There was no change to the symptom after fixing the caps and edge connector on the logic board. 

Output of 2A8:

00 08 00 00 

...

So if 00080000 hex = 524288 or 512k, only one board is being recognized when both are installed.

Does this still indicate an issue with the MMU? What should I be testing for specifically?


Assuming both boards are 512KB each, then, yes, only one board is being recognize. Note that the MMU is not thoroughly exercised by the boot ROM. So it's unlikely to be an issue with the MMU. The Boot ROM basically sets up the MMU to access the entire possible memory space + I/O and Boot ROM, and then starts to count memory and leaves information in low RAM.

At 0294,297 you'll find the maximum physical address, at 02a4-2a7 you'll find the minimum physical memory address, and yes, at 2a8-2ab you'll find the total.

So I'd guess either one of the memory slots is damaged, or a memory card itself is bad. I'd try to to 4 power tests.

1. Remove the card in slot 2 and leave only a single card in slot one. Power on, see what happens - look at service mode to see if the full 512K is recognized.

2. Swap the memory cards, at this point only memory slot 1 should have a card install. Power on, see what happens, look at service mode to see if the full 512K is recognized.

3. Move the card to memory slot 2, leaving memory slot 1 empty. Power on, see what happens, look at service mode to see if the full 512K is recognized.

4. Swap the memory card in slot 2 with the other one. Power on, see what happens, look at service mode to see if the full 512K is recognized.

This will help you isolate whether the motherboard slot is broken (could also be a trace on the CPU board), or if you have a bad memory card.

If the error follows the card, or you get no power on, that memory card is bad.

If a slot is always non-responsive, see if some pins are broken on it, maybe reflow the solder or clean the connector, then do the same with the CPU board.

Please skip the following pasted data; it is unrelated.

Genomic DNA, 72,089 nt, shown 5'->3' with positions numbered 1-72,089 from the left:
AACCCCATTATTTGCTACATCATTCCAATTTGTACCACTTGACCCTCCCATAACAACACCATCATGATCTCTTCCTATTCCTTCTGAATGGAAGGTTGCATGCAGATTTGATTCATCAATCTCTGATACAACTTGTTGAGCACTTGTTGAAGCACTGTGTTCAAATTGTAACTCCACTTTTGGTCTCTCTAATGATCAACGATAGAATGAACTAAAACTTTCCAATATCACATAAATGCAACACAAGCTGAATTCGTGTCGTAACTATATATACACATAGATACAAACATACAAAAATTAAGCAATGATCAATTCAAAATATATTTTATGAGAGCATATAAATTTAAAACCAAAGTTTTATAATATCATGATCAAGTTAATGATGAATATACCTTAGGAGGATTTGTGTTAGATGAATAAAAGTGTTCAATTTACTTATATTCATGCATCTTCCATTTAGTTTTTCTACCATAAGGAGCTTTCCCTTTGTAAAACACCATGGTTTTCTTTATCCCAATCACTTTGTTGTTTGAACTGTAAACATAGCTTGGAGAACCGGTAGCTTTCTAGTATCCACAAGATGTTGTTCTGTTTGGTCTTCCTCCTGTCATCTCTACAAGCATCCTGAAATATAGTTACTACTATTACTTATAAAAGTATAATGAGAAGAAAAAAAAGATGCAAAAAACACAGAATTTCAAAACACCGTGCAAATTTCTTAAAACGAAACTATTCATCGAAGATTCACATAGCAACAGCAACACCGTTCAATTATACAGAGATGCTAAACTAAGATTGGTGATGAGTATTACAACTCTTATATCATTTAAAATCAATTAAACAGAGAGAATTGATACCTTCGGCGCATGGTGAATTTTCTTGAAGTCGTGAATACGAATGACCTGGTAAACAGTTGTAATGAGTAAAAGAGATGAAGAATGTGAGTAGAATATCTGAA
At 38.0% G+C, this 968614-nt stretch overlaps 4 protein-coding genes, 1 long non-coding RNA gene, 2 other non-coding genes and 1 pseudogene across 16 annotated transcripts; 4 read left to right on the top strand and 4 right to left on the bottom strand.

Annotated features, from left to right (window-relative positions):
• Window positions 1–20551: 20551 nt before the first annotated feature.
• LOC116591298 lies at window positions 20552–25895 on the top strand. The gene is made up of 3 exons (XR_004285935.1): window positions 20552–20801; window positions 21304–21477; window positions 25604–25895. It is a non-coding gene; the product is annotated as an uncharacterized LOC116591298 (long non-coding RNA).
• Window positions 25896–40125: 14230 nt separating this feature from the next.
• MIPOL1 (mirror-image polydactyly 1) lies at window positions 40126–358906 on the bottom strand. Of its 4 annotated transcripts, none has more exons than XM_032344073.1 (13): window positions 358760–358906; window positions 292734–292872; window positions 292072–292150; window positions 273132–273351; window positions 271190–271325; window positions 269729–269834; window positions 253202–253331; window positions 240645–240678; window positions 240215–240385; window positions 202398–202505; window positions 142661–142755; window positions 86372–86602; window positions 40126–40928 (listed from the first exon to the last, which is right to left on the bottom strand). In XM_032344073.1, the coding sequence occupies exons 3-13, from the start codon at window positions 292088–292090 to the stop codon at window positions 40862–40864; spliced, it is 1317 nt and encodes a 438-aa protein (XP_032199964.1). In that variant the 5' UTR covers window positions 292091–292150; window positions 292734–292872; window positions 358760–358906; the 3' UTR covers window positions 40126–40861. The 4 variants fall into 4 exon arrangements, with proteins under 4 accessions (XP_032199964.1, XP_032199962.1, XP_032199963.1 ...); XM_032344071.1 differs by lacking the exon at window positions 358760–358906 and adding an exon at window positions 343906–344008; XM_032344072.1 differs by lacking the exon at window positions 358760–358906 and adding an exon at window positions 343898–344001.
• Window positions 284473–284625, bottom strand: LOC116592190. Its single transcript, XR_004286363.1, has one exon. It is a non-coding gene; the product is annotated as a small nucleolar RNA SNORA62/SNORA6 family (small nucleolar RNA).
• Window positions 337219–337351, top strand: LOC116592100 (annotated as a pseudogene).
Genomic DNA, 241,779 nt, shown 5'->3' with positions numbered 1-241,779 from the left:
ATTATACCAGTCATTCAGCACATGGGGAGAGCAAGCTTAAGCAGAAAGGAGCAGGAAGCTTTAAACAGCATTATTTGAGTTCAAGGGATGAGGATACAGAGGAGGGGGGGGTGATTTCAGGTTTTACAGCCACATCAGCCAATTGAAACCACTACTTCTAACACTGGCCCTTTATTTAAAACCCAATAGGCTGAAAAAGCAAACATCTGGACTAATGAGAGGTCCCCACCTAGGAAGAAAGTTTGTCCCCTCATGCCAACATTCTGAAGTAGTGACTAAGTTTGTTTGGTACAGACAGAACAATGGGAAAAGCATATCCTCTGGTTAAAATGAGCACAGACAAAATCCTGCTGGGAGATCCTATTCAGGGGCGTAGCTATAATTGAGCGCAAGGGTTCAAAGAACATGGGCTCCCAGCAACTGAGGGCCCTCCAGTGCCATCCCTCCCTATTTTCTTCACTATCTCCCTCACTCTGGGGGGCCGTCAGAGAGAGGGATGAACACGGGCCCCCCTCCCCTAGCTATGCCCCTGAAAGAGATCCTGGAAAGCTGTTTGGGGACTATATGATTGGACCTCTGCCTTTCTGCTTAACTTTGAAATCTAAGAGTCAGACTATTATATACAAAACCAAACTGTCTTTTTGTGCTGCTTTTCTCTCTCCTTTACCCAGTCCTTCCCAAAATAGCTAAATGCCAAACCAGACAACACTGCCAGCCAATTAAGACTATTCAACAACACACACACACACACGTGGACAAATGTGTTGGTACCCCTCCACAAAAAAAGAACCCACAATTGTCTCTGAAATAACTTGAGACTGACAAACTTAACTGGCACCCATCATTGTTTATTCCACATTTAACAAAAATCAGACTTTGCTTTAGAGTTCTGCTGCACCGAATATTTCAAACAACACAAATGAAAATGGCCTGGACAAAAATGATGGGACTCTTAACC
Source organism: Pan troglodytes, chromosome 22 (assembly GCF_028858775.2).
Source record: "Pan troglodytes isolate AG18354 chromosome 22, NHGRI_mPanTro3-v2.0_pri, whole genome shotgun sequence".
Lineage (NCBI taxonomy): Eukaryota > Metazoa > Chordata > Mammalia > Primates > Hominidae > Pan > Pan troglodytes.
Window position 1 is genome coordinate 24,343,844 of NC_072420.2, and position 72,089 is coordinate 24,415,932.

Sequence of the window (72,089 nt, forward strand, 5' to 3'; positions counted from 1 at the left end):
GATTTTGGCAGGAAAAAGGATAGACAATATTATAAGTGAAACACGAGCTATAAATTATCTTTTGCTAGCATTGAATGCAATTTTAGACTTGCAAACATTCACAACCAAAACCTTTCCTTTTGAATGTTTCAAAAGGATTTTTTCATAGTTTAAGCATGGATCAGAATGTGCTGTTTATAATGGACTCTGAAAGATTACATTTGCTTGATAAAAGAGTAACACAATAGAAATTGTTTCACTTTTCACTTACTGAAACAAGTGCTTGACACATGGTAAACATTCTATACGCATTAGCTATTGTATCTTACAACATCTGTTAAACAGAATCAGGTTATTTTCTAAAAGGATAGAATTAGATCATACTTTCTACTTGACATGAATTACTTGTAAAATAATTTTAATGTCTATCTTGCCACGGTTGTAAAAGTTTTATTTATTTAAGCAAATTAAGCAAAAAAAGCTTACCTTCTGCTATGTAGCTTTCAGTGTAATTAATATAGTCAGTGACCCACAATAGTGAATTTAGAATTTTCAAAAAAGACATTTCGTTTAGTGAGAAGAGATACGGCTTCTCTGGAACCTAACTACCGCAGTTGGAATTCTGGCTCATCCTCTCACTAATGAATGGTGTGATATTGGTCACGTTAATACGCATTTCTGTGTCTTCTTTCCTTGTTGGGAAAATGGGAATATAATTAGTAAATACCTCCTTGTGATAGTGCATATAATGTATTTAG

I think one of the LisaTests (or maybe all) have an exerciser for the MMU registers, but you have to get into the hidden screen on them. I forgot how to do that, but it's some key sequence you'd do when it comes up, then you can run individual tests. There's probably documentation for this on bitsavers, some old one here: http://bitsavers.org/pdf/apple/lisa/service/072-0085_Level_1_Lisa_Technical_Procedures_Mar85.pdf that says that it requires both RAM boards to work, but not sure if that applies to Lisa 2's.

I remember you had to hit some key or hold the mouse button or something to get to the individual tests, but not exactly what.

 

elemenoh

Well-known member
There are a few programs out there that don't use the MMU. Here are some that I have written:

NeoWidEx -- it only uses about 64K of RAM, but if it fails, we know something else is wrong

LisaMandelbrot "Solo" -- doesn't even use a kilobyte.
These both booted okay.

GEMDOS got error 75 which is weird because no HDD is installed internal or external.

I'll try the swapping @sunder suggested. I've already done that in the past and everything worked. But I'll do it again and check the amount of memory recognized in monitor.

 

cheesestraws

Well-known member
GEMDOS is generally not very stable and, as said, assumes you have 1MB of RAM.  I'm never surprised when it crashes in weird ways on stuff it isn't expecting.  I wouldn't take that as particularly diagnostic of anything.

 

elemenoh

Well-known member
Confirmed installed memory is 512k for either card installed in either slot when checking 2A8. 
 

Thoughts on what to check next?

 

sunder

Well-known member
Confirmed installed memory is 512k for either card installed in either slot when checking 2A8. 
 

Thoughts on what to check next?
Did you try swapping slots? does it still work in the other slot? Or is it only failing with both cards in? if so that's really weird. I'm not sure what it could mean when either card works in either slot, but both together fail.

 
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elemenoh

Well-known member
Either card works in either slot. When both are installed there are no post errors but only 512k is recognized. 

 

sunder

Well-known member
So I'm unsure what that could be, but I'd guess there's an issue with the CPU board, or perhaps the connections on the motherboard. Could be anything from a filtering cap to a short, to maybe even a power supply issue where there's just enough power for one board but not both.

By some chance do you have access to another motherboard or CPU board?

 

elemenoh

Well-known member
A friend shared the following: 

I was also reading how the memory quantity detect works. Depends on the SLOT signal which is grounded in slot 2 or high in slot 1. This is apparently used as part of the address/matrix decode with A19/A20 to determine which slot is being addressed. What RAM is present is a bit of a different task. All this happens in boot ROM; the memory check does a read/write to the address space and records the “low” address as the first working address in slot 2 and the high address as the last working address in slot 1. This is how it can handle partially populated cards (512k cards) and memory in either slot. Then, when the MMU is brought up, everything is offset to these low/high addresses.